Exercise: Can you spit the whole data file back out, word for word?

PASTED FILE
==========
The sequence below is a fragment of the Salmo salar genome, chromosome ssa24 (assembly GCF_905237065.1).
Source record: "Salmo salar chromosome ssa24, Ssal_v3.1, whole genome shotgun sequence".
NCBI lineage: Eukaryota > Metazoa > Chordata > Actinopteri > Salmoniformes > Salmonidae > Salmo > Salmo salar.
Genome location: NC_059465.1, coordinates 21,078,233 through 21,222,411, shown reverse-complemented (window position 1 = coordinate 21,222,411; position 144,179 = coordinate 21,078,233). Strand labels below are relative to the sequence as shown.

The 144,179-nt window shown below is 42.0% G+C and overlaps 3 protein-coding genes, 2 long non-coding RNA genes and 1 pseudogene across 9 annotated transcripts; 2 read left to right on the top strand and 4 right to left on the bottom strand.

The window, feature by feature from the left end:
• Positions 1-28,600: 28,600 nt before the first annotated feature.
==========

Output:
The sequence below is a fragment of the Salmo salar genome, chromosome ssa24 (assembly GCF_905237065.1).
Source record: "Salmo salar chromosome ssa24, Ssal_v3.1, whole genome shotgun sequence".
NCBI lineage: Eukaryota > Metazoa > Chordata > Actinopteri > Salmoniformes > Salmonidae > Salmo > Salmo salar.
Genome location: NC_059465.1, coordinates 21,078,233 through 21,222,411, shown reverse-complemented (window position 1 = coordinate 21,222,411; position 144,179 = coordinate 21,078,233). Strand labels below are relative to the sequence as shown.

The 144,179-nt window shown below is 42.0% G+C and overlaps 3 protein-coding genes, 2 long non-coding RNA genes and 1 pseudogene across 9 annotated transcripts; 2 read left to right on the top strand and 4 right to left on the bottom strand.

The window, feature by feature from the left end:
• Positions 1-28,600: 28,600 nt before the first annotated feature.